A military operation to catch migrant traffickers begins today, with European warships patrolling international waters in the Mediterranean to arrest smugglers dubbed the “mafia of the sea”.
The European Union’s foreign policy chief Federica Mogherini announced last month that EUNAVFOR MED, an operation launched to dismantle the network of smugglers abetting the migrant boat crisis, was to enter its second phase.
The first phase, which essentially entailed compiling and analysing information on the trafficker networks, has been up and running since June.
Six ships are already in place in international waters off the coast of Libya — the departure point for many of the migrant boats — including an Italian aircraft carrier, a French frigate and one British, one Spanish and two German ships.
At least three other vessels supplied by the Belgian, British and Slovenian navies are expected to arrive in the area at the end of October to complete the force, which also include four aircraft and 1,318 personnel.
On board the Werra, one of the German ships taking part, the 100-person strong crew has already carried out several exercises, including a simulation of an attack carried out by traffickers, to which they responded by opening fire.
For this mission, the team includes sailors trained in boarding ships on the high seas, the Werra’s captain Stefan Klatt told AFP.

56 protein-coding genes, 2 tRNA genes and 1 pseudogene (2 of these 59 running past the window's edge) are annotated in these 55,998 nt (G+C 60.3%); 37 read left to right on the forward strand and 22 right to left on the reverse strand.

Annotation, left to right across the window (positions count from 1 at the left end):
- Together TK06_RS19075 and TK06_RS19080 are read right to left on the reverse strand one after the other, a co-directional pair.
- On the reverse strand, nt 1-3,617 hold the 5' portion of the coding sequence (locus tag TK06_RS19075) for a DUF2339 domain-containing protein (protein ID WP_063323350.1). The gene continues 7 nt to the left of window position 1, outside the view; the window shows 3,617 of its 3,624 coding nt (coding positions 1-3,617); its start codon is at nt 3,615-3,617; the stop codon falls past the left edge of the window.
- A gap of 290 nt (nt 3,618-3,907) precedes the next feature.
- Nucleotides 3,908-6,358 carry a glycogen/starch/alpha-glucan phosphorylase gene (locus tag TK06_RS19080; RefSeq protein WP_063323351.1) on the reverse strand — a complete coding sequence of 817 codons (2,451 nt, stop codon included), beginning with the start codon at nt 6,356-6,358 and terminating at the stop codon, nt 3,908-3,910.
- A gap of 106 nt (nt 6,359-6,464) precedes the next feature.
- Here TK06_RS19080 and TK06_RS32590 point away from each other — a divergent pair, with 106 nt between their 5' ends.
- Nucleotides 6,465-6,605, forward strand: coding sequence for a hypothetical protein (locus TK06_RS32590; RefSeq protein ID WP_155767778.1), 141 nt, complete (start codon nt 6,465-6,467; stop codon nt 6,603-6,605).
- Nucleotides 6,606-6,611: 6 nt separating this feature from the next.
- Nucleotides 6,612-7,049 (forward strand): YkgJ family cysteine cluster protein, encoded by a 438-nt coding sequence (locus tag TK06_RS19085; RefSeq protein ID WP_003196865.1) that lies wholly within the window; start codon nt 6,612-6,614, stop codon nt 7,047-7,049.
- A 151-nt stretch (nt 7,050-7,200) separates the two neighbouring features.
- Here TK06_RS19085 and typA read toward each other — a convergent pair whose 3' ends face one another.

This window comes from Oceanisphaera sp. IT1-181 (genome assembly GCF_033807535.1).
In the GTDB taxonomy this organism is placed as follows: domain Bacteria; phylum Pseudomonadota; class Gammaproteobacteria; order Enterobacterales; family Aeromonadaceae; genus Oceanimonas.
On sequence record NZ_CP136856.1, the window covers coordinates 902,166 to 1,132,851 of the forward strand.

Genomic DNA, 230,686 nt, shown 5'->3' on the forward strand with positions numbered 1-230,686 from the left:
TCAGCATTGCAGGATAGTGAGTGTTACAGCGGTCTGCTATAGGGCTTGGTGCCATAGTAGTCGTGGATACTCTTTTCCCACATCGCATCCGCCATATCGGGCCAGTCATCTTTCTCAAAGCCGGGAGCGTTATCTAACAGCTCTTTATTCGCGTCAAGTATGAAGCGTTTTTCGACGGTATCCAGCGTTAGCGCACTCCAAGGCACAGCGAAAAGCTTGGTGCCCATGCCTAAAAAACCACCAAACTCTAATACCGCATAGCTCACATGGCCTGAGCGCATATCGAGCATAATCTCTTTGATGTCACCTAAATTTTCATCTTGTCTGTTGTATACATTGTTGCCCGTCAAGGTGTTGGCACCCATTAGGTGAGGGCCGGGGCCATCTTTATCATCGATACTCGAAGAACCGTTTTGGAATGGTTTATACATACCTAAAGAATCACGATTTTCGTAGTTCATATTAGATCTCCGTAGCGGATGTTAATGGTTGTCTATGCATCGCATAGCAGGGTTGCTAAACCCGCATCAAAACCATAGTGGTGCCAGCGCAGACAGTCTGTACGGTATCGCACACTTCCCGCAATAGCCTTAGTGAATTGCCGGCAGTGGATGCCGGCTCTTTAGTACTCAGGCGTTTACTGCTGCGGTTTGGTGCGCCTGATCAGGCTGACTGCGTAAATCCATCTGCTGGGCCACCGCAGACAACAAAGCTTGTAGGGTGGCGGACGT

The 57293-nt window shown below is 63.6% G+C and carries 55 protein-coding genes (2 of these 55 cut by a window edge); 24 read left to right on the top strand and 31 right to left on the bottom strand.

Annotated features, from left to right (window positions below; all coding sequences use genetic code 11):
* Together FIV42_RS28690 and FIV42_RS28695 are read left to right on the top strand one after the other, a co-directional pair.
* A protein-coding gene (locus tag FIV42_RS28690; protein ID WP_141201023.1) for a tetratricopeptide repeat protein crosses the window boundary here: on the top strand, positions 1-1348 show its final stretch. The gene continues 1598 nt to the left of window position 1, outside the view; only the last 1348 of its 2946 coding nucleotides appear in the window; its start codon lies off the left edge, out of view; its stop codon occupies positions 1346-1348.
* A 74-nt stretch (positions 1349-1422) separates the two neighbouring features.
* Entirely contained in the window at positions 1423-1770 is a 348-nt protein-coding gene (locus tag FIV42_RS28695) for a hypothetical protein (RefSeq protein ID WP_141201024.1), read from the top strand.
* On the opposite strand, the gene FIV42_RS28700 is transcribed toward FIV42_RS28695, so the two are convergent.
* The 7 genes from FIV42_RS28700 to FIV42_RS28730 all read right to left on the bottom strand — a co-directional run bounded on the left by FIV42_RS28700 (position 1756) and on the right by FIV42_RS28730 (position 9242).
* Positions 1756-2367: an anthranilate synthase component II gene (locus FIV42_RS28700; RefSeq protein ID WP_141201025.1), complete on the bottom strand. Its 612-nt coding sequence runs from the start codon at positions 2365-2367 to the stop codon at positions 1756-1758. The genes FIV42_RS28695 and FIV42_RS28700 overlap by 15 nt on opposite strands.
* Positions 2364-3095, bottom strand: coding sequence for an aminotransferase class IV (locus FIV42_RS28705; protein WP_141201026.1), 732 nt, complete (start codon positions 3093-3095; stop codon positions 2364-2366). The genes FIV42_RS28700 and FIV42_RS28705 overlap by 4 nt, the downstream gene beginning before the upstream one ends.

The EU gave the go-ahead for the operation in international waters in September, but its ships are not, for now, allowed to pursue traffickers into Libyan waters.
“We follow the traffickers and want to arrest them and seize their ships,” the captain said, adding that he’ll get as close to Libyan waters as he can.
Traffickers in ‘escort’ boats
Over the past few weeks, EUNAVFOR MED has identified 20 ‘escort’ boats — the type used by traffickers who take the migrants out to sea in fishing boats and dinghies before leaving them and returning to Libya in the escort boat.
It could have taken action against all of the 17 Libyan and three Egyptian ‘escort’ boats spotted, had phase two of the operation already been up and running.
On the map, the operation will patrol over 10 areas off the Libyan coast: four along the 12-nautical mile mark which separates international from Libyan waters, and the others further out to sea.
The whole of the north-western coast of Libya from the Tunisian border to Sirte will be on lockdown, apart from an area directly in front of Tripoli, left open to prevent a total maritime blockade.
Traffickers hoping to spirit migrants out of the area by boat will still run into EUNAVFOR MED once they get into international waters.
But the operation will need a green light from the United Nations Security Council and Libyan authorities to venture into Libyan waters — authorisation which appears to be still some way off.
It will not stop the Werra and others getting as close as they can, particularly by night, to collect information, survey the area and listen to marine traffic and radio frequencies used by smugglers.
For all its detailed preparations ahead of the launch, “we clearly lack men close to the network” of traffickers to help break it, one official said on condition of anonymity.